The ship is standing at 90 degrees to the ocean floor so you can’t look at the whole structure of the ship at once. But because it stands so tall, it is much closer to the surface of water and hence very accessible.

The ship’s body is totally encrusted in anemones (colourful flowers), hard and soft corals.

The ship’s body is totally encrusted in anemones (colourful flowers), hard and soft corals

The incredibly colourful marine life looks stunning against the backdrop of the black sand beneath. There are over 400 species of fish. From minute Anglerfish, neon Nudibranchs to Ghostpipefish and shrimp/Goby sets. You can Garden Eels and multi-coloured clouds of Anthias and Damsels, the resident Great Barracuda, Giant groupers, Batfish and schools of Sweetlips, Fusiliers, Butterflyfish – the variety is amazing. Since you (obviously) cannot talk underwater, I read up about the fish found at the dive spot and could match at least 70 percent of the names to the fish I saw.

This one is called'Sweetlips'. How very appropriate, not very creative though

These fish are called ‘Sweetlips’. How very appropriate, not very creative though

Then there are the invertebrates, the hard and soft Corals, Black Corals, Sponges with Crinoids, Sea fans, Tunicates
– the list goes on.

Picture Perfect!

Picture Perfect!

The following is my favourite capture from the trip. I almost always get lost in these wonders and forget to click at the right time but thankfully my diving buddy was a diligent photographer.

Look at this Stingray almost camouflaging beneath the sand

Look at this Stingray hiding beneath the sand..

Bluespotted Stingray shakes off the sand and reveals itself

…and the beautiful Bluespotted Stingray shakes off the sand and reveals itself

It seems the fish are quite used to divers to the extent that the Goatfish and Wrasse welcome you by nibbling around your feet at the entry points. Well I  heard that but honestly did not notice it. But I did realise the human-friendliness of these Surgeonfish. They accompanied us for most of the dive and also photobombed many of our pictures 🙂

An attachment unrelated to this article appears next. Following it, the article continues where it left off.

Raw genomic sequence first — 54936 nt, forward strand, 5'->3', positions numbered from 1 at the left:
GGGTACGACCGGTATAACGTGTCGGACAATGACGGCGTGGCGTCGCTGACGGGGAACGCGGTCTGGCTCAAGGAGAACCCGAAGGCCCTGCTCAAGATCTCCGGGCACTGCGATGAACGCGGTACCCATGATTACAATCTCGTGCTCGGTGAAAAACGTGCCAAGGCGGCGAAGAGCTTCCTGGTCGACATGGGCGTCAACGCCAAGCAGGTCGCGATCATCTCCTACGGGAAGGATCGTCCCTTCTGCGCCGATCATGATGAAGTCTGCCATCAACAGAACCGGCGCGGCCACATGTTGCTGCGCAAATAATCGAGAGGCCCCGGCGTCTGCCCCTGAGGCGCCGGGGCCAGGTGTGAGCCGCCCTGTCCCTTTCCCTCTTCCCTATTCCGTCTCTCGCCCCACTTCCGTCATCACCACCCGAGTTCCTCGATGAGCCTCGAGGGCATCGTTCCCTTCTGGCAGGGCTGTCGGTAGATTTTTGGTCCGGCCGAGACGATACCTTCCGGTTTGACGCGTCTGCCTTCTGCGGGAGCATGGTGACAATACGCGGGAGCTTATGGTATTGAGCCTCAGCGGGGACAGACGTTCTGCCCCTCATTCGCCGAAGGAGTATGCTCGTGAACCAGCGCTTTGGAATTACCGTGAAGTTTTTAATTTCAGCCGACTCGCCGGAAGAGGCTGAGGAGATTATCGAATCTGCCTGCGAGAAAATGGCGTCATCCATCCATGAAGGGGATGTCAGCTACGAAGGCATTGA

Selfie with Surgeonfish?

Selfie with Surgeonfish?

I have always been fascinated with the surreality of the deep blue sea. My first dive at Havelock in Andaman & Nicobar islands was the beginning of a lifelong love. After that I dived a couple of times in the amazing islands of Thailand, I cage dived to see sharks in Gansbaai (South Africa), swam with turtles in the Great barrier reef (Australia). Each experience has formed a lifelong memory but a large scoop of history the USAT Liberty gave was unmatchable. Realising that what we call a ‘wreck’ has created such a large marine family reminds me of why I travel. To see the world from so many eyes. There is a whole world down in the sea, and I am itching to explore.


And, if the USAT Liberty shipwreck dive has made it to your itch list: Tulamben is in the north-east of Bali, about 3 hours drive from Bali (Dempsar) airport. While you probably can manage a day trip, I strongly advice you to spend a couple of days in Tulamben/ Amed. The USAT Liberty Wreck is not the only amazing dive site around the Tulamben area. There are many diving sites such as the Tulamben wall, Coral Garden, Kusu each has its own uniqueness and charm.  Take the plunge!

Story by Smriti

Add ‘Learn Scuba Diving’ to your itch list. Add ‘Go Shipwreck Diving‘ to you itch list.